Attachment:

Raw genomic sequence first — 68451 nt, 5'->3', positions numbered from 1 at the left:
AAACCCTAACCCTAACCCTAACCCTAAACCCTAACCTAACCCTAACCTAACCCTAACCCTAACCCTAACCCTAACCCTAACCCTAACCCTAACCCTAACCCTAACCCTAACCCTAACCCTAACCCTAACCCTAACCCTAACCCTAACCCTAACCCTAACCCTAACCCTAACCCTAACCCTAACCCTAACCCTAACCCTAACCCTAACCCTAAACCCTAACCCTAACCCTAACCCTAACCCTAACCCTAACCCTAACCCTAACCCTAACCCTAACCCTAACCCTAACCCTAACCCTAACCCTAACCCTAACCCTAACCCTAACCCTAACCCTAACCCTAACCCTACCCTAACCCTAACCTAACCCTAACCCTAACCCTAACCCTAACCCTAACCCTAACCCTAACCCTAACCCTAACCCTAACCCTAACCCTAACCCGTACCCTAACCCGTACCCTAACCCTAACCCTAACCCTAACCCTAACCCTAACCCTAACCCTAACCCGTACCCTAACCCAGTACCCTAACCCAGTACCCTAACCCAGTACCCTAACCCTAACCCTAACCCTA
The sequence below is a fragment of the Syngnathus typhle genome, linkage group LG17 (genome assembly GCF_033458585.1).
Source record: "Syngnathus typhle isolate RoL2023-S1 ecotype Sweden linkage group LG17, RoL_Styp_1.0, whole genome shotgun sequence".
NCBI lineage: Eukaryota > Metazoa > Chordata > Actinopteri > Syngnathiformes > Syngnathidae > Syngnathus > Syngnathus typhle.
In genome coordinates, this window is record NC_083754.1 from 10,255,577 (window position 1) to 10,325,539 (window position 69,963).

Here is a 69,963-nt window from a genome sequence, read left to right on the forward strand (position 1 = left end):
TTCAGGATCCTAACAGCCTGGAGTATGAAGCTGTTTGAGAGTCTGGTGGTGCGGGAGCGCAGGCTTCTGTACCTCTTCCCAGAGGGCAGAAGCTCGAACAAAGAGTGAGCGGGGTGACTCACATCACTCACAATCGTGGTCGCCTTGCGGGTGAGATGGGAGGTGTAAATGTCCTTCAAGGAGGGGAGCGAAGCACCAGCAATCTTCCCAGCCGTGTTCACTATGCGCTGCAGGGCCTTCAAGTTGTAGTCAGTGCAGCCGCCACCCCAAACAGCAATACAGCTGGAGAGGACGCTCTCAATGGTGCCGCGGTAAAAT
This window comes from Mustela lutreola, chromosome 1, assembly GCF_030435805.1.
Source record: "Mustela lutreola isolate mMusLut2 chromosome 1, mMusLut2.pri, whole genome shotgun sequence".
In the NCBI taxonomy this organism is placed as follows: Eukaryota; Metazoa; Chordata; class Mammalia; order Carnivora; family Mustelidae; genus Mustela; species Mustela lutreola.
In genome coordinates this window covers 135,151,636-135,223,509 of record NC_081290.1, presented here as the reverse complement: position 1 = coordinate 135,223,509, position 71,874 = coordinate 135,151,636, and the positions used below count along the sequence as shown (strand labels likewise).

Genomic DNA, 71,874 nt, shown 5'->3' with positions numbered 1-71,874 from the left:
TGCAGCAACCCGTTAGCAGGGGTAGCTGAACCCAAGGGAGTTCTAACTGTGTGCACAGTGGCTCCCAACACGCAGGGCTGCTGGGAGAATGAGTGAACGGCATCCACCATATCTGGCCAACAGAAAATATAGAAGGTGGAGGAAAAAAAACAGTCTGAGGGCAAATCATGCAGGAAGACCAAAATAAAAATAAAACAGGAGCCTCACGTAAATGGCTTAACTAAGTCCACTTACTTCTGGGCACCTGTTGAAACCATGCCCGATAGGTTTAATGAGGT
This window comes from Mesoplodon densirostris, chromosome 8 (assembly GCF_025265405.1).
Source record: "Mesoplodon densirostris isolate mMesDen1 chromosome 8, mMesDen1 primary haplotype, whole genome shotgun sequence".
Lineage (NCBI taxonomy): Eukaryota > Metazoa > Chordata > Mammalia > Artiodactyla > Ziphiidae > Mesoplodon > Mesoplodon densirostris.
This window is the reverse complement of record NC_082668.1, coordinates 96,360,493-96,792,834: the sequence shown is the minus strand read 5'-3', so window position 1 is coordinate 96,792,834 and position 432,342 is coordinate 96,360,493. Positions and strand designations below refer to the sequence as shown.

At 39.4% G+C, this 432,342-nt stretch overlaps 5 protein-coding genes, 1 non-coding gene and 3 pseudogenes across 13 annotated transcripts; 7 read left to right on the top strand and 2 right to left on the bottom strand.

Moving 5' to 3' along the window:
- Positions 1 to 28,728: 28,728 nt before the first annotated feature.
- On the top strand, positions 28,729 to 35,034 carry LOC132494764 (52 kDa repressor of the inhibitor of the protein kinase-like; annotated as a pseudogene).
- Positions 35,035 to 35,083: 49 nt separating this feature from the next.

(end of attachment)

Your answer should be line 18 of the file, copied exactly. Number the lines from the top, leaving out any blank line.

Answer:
This window is the reverse complement of record NC_082668.1, coordinates 96,360,493-96,792,834: the sequence shown is the minus strand read 5'-3', so window position 1 is coordinate 96,792,834 and position 432,342 is coordinate 96,360,493. Positions and strand designations below refer to the sequence as shown.